(Reuters) – Paralysed and severely malnourished, seven-year-old Faid Samim lies curled up on a hospital bed in the Yemeni capital Sanaa, having barely survived the journey there.
“He was almost gone when he arrived but thank God we were able to do what was necessary and he started improving. He is suffering from CP (cerebral palsy) and severe malnutrition,” said Rageh Mohammed, the supervising doctor of the Al-Sabeen hospital’s malnutrition ward.
Faid weighs only 7 kg (just over 15 lb) and his tiny, fragile frame takes up barely a quarter of a folded hospital blanket. His family had to travel from Al-Jawf, 170 km (105 miles) north of Sanaa, through checkpoints and damaged roads, to get him there.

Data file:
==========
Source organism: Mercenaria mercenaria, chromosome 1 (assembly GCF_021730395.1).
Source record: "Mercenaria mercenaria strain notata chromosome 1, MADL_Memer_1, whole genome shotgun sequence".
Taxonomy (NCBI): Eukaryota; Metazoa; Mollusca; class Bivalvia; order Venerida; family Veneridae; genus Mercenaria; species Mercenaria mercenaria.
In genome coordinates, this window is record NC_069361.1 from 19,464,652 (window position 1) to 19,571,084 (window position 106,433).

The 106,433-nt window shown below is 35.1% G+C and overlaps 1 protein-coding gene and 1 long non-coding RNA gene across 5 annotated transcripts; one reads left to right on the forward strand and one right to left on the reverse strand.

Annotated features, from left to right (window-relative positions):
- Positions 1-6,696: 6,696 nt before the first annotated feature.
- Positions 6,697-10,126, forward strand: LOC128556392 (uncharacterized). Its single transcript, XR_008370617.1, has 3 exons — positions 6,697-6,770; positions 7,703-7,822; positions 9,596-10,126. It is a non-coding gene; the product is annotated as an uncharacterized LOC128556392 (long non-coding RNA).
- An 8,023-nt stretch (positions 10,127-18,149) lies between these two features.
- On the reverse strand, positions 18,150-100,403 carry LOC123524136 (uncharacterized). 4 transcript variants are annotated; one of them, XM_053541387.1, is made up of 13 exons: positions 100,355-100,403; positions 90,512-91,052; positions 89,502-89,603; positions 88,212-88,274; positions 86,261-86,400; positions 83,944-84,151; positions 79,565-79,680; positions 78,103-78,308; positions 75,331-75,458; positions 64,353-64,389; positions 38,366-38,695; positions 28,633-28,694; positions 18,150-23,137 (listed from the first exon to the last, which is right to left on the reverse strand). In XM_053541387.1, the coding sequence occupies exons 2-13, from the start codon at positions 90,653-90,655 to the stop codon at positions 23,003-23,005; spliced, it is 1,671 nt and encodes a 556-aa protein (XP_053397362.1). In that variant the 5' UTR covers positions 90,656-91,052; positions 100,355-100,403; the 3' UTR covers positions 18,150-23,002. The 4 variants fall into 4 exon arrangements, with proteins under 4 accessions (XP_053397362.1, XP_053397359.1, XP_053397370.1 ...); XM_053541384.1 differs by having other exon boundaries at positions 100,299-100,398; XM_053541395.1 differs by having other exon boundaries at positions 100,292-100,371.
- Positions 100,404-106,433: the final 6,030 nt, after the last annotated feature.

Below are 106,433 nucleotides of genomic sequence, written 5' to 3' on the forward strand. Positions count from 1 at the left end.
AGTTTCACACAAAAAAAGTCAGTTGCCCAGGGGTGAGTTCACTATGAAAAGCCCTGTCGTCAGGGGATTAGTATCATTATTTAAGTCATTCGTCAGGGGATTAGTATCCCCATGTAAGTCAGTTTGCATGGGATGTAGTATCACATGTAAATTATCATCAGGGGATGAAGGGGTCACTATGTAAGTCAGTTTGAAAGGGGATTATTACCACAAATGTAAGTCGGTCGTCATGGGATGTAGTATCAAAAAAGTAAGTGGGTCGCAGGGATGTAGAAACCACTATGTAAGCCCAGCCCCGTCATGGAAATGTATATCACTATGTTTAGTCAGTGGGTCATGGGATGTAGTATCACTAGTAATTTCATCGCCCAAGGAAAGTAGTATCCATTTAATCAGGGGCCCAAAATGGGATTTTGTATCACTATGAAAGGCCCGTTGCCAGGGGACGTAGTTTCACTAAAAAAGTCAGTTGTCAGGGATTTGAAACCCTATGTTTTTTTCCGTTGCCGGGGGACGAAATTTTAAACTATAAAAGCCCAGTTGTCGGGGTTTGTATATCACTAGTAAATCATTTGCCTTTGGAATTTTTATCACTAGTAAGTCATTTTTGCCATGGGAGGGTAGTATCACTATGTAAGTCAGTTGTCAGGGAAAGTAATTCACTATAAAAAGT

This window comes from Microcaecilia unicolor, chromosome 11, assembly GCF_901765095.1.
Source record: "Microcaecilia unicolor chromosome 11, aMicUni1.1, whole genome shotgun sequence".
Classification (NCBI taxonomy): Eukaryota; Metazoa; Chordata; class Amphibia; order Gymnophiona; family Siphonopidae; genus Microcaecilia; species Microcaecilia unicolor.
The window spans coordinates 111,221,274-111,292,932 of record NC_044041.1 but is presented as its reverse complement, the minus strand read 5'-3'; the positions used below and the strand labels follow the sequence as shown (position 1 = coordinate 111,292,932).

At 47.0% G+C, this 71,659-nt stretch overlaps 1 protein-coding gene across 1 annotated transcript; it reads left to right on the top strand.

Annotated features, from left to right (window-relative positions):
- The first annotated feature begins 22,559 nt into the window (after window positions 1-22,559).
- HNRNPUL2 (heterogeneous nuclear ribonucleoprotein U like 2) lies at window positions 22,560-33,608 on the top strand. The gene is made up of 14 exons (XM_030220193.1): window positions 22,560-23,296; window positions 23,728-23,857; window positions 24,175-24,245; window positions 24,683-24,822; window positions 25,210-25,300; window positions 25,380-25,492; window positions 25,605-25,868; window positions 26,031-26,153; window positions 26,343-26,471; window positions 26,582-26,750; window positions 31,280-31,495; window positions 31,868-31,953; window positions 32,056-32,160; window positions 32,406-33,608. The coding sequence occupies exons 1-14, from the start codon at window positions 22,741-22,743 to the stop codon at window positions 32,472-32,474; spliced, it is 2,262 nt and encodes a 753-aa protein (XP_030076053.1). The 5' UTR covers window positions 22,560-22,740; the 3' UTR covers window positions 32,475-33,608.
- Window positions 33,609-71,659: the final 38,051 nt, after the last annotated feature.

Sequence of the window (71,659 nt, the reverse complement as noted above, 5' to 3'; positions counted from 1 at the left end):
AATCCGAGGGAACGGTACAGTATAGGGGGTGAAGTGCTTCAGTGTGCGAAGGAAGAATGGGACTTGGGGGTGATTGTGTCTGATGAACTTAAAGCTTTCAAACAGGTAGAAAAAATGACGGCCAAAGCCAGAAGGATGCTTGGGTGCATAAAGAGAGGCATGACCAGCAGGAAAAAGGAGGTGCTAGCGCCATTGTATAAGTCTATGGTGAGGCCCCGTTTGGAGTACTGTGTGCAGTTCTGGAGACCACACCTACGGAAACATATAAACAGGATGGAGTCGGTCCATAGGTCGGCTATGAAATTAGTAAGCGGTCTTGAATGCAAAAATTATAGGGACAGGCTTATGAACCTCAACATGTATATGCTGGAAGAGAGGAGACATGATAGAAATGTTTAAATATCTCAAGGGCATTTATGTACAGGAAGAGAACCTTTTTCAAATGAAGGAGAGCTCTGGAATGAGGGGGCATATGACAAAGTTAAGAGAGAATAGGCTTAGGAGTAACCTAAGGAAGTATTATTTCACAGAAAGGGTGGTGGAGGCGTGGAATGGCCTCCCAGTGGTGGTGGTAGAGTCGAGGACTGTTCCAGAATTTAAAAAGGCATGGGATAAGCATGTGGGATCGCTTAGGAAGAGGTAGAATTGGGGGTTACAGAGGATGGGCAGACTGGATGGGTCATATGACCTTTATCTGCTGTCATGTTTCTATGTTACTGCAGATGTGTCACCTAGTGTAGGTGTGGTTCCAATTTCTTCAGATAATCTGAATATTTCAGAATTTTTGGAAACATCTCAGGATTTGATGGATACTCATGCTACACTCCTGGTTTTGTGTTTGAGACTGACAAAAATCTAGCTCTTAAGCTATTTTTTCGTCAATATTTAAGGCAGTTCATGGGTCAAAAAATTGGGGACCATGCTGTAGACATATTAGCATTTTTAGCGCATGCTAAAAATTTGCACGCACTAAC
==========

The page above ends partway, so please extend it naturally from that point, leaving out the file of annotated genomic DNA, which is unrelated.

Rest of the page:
Unable to afford Faid’s medication or treatment, the family relies on donations to get him treated. Mohammed says malnutrition cases are on the rise and impoverished parents are forced to rely on the kindness of strangers or international aid to get their children treated.
Famine has never been officially declared in Yemen, where a six-year war has left 80% of the population reliant on aid in what the U.N. says is the world’s largest humanitarian crisis.
U.N. warnings in late 2018 of impending famine prompted an aid ramp-up. But coronavirus restrictions, reduced remittances, locusts, floods and significant underfunding of the 2020 aid response are exacerbating hunger.
The war in Yemen, in which a Saudi-led coalition has been battling the Iranian-aligned Houthi movement since 2015, has killed more than 100,000 people and left the country divided, with the Houthis holding Sanaa and most major urban centres.